Pelosi rules out U.K. trade deal if Brexit creates hard border with Ireland
Nancy Pelosi speaks at a reception hosted by Irish Taoiseach Leo Varadkar in the State Apartments in Dublin Castle. Photo: Iain White/Pool/Getty Images
House Speaker Nancy Pelosi said in a statement Wednesday that there is "no chance" of a U.S.-U.K. trade deal passing Congress if Brexit violates the terms of the Good Friday Agreement, which helped bring peace to Northern Ireland in 1998 by creating a seamless Irish border.
The big picture: Pelosi's statement is in response to comments made by national security adviser John Bolton, who said this week that the Trump administration enthusiastically supports a no-deal Brexit and that the U.K. is "first in line" for a trade deal with the U.S. If Prime Minister Boris Johnson takes the U.K. out of the EU without a deal on Oct. 31, as is the legal default, customs checkpoints would theoretically need to be erected along the Irish border — risking a flareup of sectarian violence.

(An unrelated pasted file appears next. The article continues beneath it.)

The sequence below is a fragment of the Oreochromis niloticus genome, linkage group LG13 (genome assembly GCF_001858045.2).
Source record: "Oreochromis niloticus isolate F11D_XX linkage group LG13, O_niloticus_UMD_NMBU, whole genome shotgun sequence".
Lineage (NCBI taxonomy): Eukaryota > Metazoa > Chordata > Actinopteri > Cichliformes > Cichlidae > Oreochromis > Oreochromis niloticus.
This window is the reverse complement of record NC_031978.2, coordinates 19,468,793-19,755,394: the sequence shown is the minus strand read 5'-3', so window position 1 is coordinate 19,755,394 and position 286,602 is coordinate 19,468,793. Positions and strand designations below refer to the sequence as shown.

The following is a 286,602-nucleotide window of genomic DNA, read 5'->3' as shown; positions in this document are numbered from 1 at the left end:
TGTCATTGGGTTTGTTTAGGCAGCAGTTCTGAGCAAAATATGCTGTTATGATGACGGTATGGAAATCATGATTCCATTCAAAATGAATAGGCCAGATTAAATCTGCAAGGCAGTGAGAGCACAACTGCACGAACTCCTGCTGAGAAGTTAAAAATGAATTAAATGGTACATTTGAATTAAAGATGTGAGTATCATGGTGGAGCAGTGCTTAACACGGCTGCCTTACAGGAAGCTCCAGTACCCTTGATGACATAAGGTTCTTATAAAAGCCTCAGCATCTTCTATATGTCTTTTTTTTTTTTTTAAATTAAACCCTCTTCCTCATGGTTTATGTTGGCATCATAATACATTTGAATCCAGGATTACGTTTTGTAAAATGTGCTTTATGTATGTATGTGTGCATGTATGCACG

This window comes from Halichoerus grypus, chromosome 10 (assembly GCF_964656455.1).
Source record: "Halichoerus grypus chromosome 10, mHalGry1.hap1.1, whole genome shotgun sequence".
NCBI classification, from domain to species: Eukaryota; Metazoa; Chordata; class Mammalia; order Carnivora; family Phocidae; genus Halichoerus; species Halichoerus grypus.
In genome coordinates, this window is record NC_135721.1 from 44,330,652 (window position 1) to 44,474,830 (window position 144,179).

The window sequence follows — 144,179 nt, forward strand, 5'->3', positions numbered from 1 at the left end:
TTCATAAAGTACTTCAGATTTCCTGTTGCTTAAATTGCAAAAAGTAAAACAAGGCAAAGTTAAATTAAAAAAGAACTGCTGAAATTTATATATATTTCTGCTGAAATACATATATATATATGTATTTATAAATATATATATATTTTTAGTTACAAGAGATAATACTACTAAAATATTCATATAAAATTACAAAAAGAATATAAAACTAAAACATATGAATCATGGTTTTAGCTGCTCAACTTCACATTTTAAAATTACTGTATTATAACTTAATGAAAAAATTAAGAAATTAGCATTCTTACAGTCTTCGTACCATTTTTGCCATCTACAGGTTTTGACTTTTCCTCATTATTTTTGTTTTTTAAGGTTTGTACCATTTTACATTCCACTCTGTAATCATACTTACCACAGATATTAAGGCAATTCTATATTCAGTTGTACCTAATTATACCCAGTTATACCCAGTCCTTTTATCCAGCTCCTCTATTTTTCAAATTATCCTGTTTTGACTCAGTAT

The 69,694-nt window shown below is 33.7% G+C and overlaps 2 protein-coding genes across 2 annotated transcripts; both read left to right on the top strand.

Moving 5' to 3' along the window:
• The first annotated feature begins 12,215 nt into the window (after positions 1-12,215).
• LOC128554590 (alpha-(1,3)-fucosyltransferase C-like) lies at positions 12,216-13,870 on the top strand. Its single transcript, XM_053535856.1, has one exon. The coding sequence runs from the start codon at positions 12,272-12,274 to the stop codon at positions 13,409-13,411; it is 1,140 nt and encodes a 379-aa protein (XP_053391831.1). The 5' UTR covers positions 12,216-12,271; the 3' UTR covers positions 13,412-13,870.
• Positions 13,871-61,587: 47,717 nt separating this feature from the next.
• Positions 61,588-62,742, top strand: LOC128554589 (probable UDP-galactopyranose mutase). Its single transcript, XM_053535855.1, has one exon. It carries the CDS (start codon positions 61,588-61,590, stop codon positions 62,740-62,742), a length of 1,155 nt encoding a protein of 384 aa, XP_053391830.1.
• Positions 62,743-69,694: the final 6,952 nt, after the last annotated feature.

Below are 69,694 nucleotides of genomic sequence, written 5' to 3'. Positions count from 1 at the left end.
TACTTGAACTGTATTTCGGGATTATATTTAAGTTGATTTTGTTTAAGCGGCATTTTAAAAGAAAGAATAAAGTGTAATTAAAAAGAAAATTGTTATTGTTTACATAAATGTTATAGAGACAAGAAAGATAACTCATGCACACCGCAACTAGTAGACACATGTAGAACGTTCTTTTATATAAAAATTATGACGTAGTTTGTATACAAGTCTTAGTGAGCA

Why it matters: Trade deals must be passed by Congress, so Pelosi has significant influence over the U.S.-U.K. relationship post-Brexit — no matter the White House's position. A future trade deal with the U.S. has been touted by Johnson and other Brexiteers as one of the main attractions of leaving the EU and a reason to be optimistic about Britain's future, despite warnings from economists about the dangers of a no-deal Brexit.
Go deeper: More on Brexit's Irish border headache